In a previous post, I said that there is always a potential for obstacles in a conversation that can derail your evangelistic or apologetic efforts. All of a sudden you’re chasing rabbit trails, sifting through multiple, unrelated responses, or struggling to answer a misleading question.

Our goal as Christians is to keep the upper hand in any situation in order to defend the faith and spread the Gospel. Here are 3 additional tips that will help you avoid barriers to effective conversations for Christ.

Tip #4: Narrate the Conversation

Oftentimes the person you’re talking to responds to your questions by bringing up an unrelated issue (or multiple issues simultaneously). Once the conversation diverts into unrelated territory, it’s very easy to forget what the original issue was. A good strategy to stay on track during a situation like this is to narrate the conversation back to them.

Sometimes people tell me, “I’ve done more good than bad in my life so I’ll go to Heaven.” This is works-based salvation and entirely unbiblical. Instead of saying that, I’ll ask a question: “How did you come to the conclusion that this is how you get to Heaven?” Sometimes, instead of answering my question, they’ll start talking about all the good things they’ve done in their life. That’s okay to talk about but the problem is: they haven’t answered my question. Sharing stories about the good things they’ve done is not explaining how exactly good deeds get people to Heaven.

In these moments I narrate the conversation back to them. “Just a second ago, you said, ‘I’ve done more good than bad, therefore I’m going to Heaven.’ And then I asked how you came to that conclusion. If you don’t mind, I’m still waiting to hear an explanation.” Now they have the opportunity to get back on track and wrestle with their error.

Tip #5: Not Everyone Deserves an Answer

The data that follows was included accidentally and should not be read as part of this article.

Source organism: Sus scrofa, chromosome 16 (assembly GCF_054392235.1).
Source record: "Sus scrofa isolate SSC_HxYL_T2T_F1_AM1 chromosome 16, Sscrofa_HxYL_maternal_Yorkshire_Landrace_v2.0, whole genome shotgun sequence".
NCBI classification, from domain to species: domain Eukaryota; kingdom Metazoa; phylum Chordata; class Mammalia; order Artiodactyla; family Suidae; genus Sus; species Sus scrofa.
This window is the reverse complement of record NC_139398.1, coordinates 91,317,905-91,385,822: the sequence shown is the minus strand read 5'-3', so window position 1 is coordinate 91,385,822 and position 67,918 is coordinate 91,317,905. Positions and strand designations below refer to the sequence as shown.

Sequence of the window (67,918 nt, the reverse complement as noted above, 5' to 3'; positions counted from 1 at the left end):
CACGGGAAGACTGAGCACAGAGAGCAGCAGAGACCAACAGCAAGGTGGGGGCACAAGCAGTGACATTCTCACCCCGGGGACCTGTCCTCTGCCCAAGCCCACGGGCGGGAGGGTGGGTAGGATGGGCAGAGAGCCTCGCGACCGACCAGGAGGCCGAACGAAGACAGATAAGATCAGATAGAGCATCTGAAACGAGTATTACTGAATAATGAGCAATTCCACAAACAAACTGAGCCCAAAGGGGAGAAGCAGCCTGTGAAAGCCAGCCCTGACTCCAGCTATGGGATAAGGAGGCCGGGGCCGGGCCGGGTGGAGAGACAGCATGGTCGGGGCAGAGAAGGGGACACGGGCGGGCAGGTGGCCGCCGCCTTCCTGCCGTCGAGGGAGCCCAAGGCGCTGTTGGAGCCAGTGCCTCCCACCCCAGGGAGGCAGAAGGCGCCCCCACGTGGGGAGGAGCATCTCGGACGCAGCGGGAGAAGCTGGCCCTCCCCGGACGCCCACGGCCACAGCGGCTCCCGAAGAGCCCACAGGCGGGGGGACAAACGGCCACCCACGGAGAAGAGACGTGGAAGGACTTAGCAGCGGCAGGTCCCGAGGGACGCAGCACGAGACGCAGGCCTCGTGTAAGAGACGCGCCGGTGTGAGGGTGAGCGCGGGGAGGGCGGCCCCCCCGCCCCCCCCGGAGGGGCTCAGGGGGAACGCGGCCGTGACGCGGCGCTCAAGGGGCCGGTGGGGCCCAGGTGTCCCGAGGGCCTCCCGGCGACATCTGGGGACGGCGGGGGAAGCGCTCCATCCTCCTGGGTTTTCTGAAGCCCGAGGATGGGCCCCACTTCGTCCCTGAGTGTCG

Don’t waste your time talking to everyone about your faith because not everyone deserves to hear it. At the outset this might seem controversial; that is, maybe I’m saying that Christians should refuse the Great Commission. Actually, I’m not arguing for that. I’m suggesting that we need to discern who is willing to hear the truth and who is not before we fully engage. This comes directly from the Bible.

Proverbs 23:9 says, “Do not speak in the hearing of a fool, for he will despise the wisdom of your words.” In Matthew 7:6 Jesus agrees with the sentiment: “Do not give what is holy to dogs, and do not throw your pearls before swine, or they will trample them under their feet, and turn and tear you to pieces.” Jesus even modeled these commands when He refused to answer the Pharisees (Luke 20:2-8) and Herod (Luke 23:8-9).

In today’s world, scoffers, mockers, and fools do not easily identify themselves, at least not at first (unless they’re online for some reason). Which means we should still engage everyone we meet with conversations for Christ. But once these people identify themselves, the Bible tells us not to waste our time.

Tip #6: Know When to Stop Asking Questions

There comes a time when you should stop asking questions to get people thinking and start giving them the Gospel or explaining why Christianity is true. But how do we know when that is? Simple. When they start asking you questions!

Whenever people were thoroughly engaged with the Gospel in the New Testament, they asked one powerful question: What should I do? (see Luke 3:10, 12, 14, Acts 2:37). Likewise, we should be noting the moment when the person we’re speaking to is asking us questions!

I’m lost right now. What do you think I should do?
I’ve never thought about that. What is the answer?
What am I missing?
Can you tell me more about Jesus?

This is what it looks like, practically, when the sheep hears its Master’s voice (John 10:2). When someone leans into your questioning and sincerely desires more information, stop asking questions and start sharing your faith.

Take heart, friends! If you follow these tips, your conversations for Christ will be much more effective.

3 COMMENTS

  1. This has played out exactly like you’ve described so many times since you’ve taught us Nate. It really gets easier & easier the more you listen and/or engage, as the same patterns of rabbit trails & the like will happen every conversation. These tips are so helpful.

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